The Artist is a 2011 French comedy drama film starring Jean Dujardin and Bérénice Bejo directed by Michel Hazanavicius. The leading actor Jean Dujardin won Best Actor Award at 2011 Cannes Film Festival. The movie is about a silent film hero's declining through the coming of talking movies and rising actress with talking movies. The story takes place in Hollywood between 1927 and 1932.
The movie got wide critical praise and several nominations. The film nominated for Academy Awardss, Golden Globe's, BAFTA's and César Awards.
Directed by : Michel Hazanavicius
Produced by : Thomas Langmann
Written by : Michel Hazanavicius
Starring : Jean Dujardin, Bérénice Bejo
Music by : Ludovic Bource
Cinematography : Guillaume Schiffman
Editing by : Anne-Sophie Bion, Michel Hazanavicius
Studio : La Petite Reine, ARP Sélection
Distributed by : Warner Bros. (France), The Weinstein Company (US)
Release date : 15 May 2011 Cannes Film Festival, 12 October 2011 France
Plot Summary :
When attending the premiere of his latest film, the silent film hero George Valentin (Jean Dujardin) accidentaly met with a young woman Peppy Miller (Bérénice Bejo). The next day, Miller finds herself on the front page of Variety with the headline "Who's That Girl?" Later, Miller auditions as a dancer and is spotted by Valentin, who insists that she have a part in Kinograph Studios' next production, despite objections from the studio boss, Al Zimmer (John Goodman). With a little guidance from Valentin, Miller slowly rises through the industry, earning more prominent starring roles.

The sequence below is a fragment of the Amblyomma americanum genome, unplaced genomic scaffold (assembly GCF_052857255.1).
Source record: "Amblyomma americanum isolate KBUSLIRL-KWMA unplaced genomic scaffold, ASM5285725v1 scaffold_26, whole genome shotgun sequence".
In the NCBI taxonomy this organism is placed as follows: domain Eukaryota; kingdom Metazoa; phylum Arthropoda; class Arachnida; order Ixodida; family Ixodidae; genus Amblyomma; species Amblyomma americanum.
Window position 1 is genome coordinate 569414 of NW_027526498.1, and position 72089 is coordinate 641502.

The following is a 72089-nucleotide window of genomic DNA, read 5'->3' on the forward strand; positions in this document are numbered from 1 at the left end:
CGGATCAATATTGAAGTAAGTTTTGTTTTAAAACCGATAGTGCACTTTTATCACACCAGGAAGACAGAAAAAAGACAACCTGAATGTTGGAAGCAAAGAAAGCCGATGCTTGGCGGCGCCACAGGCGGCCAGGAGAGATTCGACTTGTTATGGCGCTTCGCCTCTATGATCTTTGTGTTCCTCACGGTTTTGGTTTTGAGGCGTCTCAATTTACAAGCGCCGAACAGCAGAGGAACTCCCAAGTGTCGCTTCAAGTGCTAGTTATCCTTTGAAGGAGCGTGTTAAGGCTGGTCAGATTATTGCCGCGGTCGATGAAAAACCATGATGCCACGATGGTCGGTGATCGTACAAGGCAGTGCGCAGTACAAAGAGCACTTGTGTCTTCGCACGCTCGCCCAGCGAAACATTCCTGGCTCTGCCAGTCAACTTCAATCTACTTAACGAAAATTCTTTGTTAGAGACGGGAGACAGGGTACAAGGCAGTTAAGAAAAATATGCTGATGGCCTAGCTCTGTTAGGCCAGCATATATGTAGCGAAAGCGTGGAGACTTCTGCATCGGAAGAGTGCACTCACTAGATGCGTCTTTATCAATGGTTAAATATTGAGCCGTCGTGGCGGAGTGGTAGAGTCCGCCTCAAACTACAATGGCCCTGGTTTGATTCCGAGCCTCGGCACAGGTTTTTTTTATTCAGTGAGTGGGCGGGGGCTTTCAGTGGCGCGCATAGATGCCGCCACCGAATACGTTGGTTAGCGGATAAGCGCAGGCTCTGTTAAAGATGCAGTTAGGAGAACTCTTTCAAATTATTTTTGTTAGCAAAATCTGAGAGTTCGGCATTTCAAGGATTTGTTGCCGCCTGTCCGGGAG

Two years later, Zimmer announces the end of production of silent films at Kinograph Studios, but Valentin is dismissive, insisting that sound is just a fad. He decides to produce and direct his own silent film, financing it himself. The film opens on the same day as Miller's new sound film, and Valentin is ruined. His wife, Doris (Penelope Ann Miller), kicks him out, and he moves into an apartment with his valet, Clifton (James Cromwell). Miller goes on to become a major Hollywood star.
Later, having been financially ruined in the 1929 stock-market crash, Valentin is forced to auction off all of his personal effects, and fires Clifton, who is reluctant to leave Valentin despite the fact that the actor has not paid him for a year. Desperate and drunk, Valentin sets a match to the celluloid canisters of his earlier films, and is trapped in his house as the fire spreads. His dog attracts the help of a nearby policeman, and after being rescued Valentin is hospitalized for injuries suffered in the fire. Miller visits the hospital and asks for him to be moved to her house to recuperate. He awakens in a bed there, to find that Clifton is now working for Miller.
Miller insists that Valentin co-stars in her next film, threatening to quit Kinograph Studios if Zimmer does not agree to her terms. After Valentin learns that Miller had purchased all his auctioned effects, he returns to his burnt-out apartment. Miller arrives, panicked, and finds that Valentin is about to attempt suicide. The two reconcile, and remembering that he is a superb dancer, Miller persuades Zimmer to let them make a musical together.
Sound finally comes in as the film starts rolling for a dance scene with Miller and Valentin. Once the choreography is complete, Zimmer calls "Cut! Perfect. Beautiful. Could you give me one more?" Valentin, in his first audible line, replies "With pleasure", in a strong French accent.
Reception : The movie got high prise from critics and audience. 8.4 rating in IMDB and 97% positive reviews in Rotten Tomatoes.